Open Conference Systems, StatPhys 27 Main Conference

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Correlation of cellular traction forces and dissociation kinetics of adhesive protein zyxin by means of multidimensional microscopy
Lorena Sigaut, Micaela Bianchi, Lía Isabel Pietrasanta

##manager.scheduler.building##: Edificio Santa Maria Auditorio San Agustin
Date: 2019-07-08 11:45 AM – 03:30 PM
Last modified: 2019-06-15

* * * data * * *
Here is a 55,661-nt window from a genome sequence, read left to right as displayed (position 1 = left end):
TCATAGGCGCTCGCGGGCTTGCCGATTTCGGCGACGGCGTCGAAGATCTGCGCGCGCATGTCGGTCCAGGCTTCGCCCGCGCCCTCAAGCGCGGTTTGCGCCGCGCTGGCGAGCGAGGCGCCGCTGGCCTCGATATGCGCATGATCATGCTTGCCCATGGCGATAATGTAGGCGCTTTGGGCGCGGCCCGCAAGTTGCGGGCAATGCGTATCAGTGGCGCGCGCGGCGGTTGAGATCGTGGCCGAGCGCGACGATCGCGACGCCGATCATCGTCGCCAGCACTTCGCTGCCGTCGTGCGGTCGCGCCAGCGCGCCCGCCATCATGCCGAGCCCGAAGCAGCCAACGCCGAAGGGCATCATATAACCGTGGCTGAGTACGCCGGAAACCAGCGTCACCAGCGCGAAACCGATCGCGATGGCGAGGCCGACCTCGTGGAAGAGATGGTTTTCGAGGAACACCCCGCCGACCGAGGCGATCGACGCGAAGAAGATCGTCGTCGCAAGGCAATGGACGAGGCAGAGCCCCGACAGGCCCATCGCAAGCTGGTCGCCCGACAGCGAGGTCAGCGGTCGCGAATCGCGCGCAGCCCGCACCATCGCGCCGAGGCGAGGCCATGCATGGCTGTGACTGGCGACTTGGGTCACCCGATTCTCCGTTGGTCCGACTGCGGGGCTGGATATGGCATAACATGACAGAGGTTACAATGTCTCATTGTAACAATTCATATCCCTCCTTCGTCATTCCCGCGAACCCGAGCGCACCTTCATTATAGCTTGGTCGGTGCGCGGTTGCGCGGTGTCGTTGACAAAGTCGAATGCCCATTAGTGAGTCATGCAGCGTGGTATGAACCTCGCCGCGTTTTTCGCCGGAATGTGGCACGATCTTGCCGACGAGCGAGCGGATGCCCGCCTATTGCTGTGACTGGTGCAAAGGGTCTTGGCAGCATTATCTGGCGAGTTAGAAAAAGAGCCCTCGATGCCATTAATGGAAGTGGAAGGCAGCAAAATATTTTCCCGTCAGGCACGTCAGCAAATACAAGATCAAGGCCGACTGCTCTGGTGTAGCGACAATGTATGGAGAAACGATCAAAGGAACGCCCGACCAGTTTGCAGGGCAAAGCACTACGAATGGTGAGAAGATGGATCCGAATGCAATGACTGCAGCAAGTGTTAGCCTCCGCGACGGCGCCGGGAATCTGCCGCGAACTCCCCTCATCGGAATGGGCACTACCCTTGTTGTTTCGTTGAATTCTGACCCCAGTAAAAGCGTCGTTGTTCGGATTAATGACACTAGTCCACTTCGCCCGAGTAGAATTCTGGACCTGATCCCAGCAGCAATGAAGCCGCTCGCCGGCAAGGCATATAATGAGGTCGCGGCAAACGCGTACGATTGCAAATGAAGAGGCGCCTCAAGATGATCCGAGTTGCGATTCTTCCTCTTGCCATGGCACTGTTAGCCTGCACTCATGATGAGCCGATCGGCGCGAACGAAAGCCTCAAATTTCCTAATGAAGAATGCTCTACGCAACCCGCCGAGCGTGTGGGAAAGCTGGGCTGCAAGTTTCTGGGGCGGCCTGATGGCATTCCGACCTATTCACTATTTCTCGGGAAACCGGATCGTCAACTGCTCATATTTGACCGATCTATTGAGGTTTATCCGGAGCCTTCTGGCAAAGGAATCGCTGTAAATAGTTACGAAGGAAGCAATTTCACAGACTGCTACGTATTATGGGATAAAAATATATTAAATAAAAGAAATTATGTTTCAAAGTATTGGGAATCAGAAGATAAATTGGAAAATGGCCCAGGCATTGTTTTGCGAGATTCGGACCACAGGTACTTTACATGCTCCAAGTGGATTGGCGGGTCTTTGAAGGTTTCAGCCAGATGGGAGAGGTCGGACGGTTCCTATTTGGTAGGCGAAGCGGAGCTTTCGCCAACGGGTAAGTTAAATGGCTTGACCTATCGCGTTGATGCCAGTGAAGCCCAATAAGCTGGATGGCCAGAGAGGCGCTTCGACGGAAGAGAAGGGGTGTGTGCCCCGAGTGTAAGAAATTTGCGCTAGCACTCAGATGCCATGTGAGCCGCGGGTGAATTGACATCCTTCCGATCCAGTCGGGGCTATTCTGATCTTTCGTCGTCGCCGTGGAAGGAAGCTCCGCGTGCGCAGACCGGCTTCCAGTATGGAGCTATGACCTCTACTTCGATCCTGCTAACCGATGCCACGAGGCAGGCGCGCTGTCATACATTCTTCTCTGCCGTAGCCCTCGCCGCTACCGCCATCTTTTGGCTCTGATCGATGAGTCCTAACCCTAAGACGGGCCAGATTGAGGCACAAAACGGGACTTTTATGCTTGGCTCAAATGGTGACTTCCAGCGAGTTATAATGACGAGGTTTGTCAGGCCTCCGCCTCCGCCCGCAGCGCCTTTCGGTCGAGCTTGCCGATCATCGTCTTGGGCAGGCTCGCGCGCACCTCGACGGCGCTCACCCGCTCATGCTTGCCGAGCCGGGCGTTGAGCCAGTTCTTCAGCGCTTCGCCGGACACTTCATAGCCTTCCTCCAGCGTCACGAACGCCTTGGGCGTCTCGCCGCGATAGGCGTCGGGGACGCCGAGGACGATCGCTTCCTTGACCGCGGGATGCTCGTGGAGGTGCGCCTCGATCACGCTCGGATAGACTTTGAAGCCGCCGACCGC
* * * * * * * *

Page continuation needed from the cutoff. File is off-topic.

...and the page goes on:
Cells exert traction forces on the extracellular matrix to which they are adhered through the formation of focal adhesion. Spatial-temporal regulation of traction forces is crucial in cell adhesion, migration, cellular division and remodeling of the extracellular matrix. For quantitative measurements of the direction and magnitude of cellular traction force are required a combination of cell experiments, image processing and force reconstruction based on elasticity theory. Traction Force Microscopy (TFM) is a unique tool to assess the changes in the average traction force exerted by individual cells. TFM utilizes elastic substrates and optical microscopy to track substrate surface displacements through the spatial correlation of fluorescent particles embedded in the substrate. In order to study the effects of the elasticity of the substrate in the generation of forces and in the binding kinetics of one of the protein components of the focal adhesion, we quantify the traction forces exerted by  mouse epithelial mammalian living cells cultivated on  polyacrylamide substrates of different elasticity coated with fibronectin. Also, in these conditions, we characterize the dissociation kinetics of zyxin, one of the focal adhesion proteins postulated as mechanosensor. From TFM's experiments we were able to reconstruct  traction forces maps of cells cultivated on different substrates, observing that the magnitude of the force generated by the cells increases when they are grown on more rigid substrates. On the other hand, the study of the unbinding kinetics of zyxin by means of the fluorescence recovery  after photobleaching (FRAP) revealed a decrease in the dissociation constant of zyxin from the focal adhesion, as the rigidity of the substrate increases. Furthermore, with the aim to explore the correlation between the unbinding kinetic of zyxin and the magnitude of the traction forces exerted by a focal adhesion, we  performed combined  experiments of TFM and FRAP in a single cell. The analysis of these experiments would indicate a correlation –at the focal adhesion level- between the unbinding kinetic of zyxin and the magnitude of the traction forces exerted by focal adhesions: suggesting that focal adhesions that exert greater traction forces, present smaller dissociation constant for zyxin.